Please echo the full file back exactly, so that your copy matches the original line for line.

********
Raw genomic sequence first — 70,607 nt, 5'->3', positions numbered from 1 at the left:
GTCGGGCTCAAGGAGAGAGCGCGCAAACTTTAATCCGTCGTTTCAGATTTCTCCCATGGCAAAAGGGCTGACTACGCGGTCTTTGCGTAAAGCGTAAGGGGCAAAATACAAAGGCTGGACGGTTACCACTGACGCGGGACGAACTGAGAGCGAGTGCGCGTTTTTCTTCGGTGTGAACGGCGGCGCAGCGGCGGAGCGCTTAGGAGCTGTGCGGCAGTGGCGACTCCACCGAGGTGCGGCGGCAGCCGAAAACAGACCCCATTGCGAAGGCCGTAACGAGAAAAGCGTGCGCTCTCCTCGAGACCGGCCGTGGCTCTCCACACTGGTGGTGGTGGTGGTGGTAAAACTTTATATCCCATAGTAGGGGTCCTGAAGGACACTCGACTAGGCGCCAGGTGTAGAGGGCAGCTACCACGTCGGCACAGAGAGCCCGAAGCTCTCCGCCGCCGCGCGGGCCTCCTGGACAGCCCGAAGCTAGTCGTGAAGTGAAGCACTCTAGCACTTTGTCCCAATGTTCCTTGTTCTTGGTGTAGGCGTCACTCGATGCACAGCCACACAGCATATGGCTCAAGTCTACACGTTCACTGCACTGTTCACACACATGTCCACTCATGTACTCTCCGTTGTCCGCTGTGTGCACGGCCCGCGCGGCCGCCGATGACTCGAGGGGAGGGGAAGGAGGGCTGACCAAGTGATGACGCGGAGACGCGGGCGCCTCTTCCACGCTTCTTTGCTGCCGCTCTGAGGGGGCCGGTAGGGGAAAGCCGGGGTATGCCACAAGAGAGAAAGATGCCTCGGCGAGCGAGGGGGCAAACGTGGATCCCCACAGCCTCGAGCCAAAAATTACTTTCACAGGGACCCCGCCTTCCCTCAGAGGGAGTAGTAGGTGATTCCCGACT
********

Raw genomic sequence first — 70,607 nt, 5'->3', positions numbered from 1 at the left:
GTCGGGCTCAAGGAGAGAGCGCGCAAACTTTAATCCGTCGTTTCAGATTTCTCCCATGGCAAAAGGGCTGACTACGCGGTCTTTGCGTAAAGCGTAAGGGGCAAAATACAAAGGCTGGACGGTTACCACTGACGCGGGACGAACTGAGAGCGAGTGCGCGTTTTTCTTCGGTGTGAACGGCGGCGCAGCGGCGGAGCGCTTAGGAGCTGTGCGGCAGTGGCGACTCCACCGAGGTGCGGCGGCAGCCGAAAACAGACCCCATTGCGAAGGCCGTAACGAGAAAAGCGTGCGCTCTCCTCGAGACCGGCCGTGGCTCTCCACACTGGTGGTGGTGGTGGTGGTAAAACTTTATATCCCATAGTAGGGGTCCTGAAGGACACTCGACTAGGCGCCAGGTGTAGAGGGCAGCTACCACGTCGGCACAGAGAGCCCGAAGCTCTCCGCCGCCGCGCGGGCCTCCTGGACAGCCCGAAGCTAGTCGTGAAGTGAAGCACTCTAGCACTTTGTCCCAATGTTCCTTGTTCTTGGTGTAGGCGTCACTCGATGCACAGCCACACAGCATATGGCTCAAGTCTACACGTTCACTGCACTGTTCACACACATGTCCACTCATGTACTCTCCGTTGTCCGCTGTGTGCACGGCCCGCGCGGCCGCCGATGACTCGAGGGGAGGGGAAGGAGGGCTGACCAAGTGATGACGCGGAGACGCGGGCGCCTCTTCCACGCTTCTTTGCTGCCGCTCTGAGGGGGCCGGTAGGGGAAAGCCGGGGTATGCCACAAGAGAGAAAGATGCCTCGGCGAGCGAGGGGGCAAACGTGGATCCCCACAGCCTCGAGCCAAAAATTACTTTCACAGGGACCCCGCCTTCCCTCAGAGGGAGTAGTAGGTGATTCCCGACT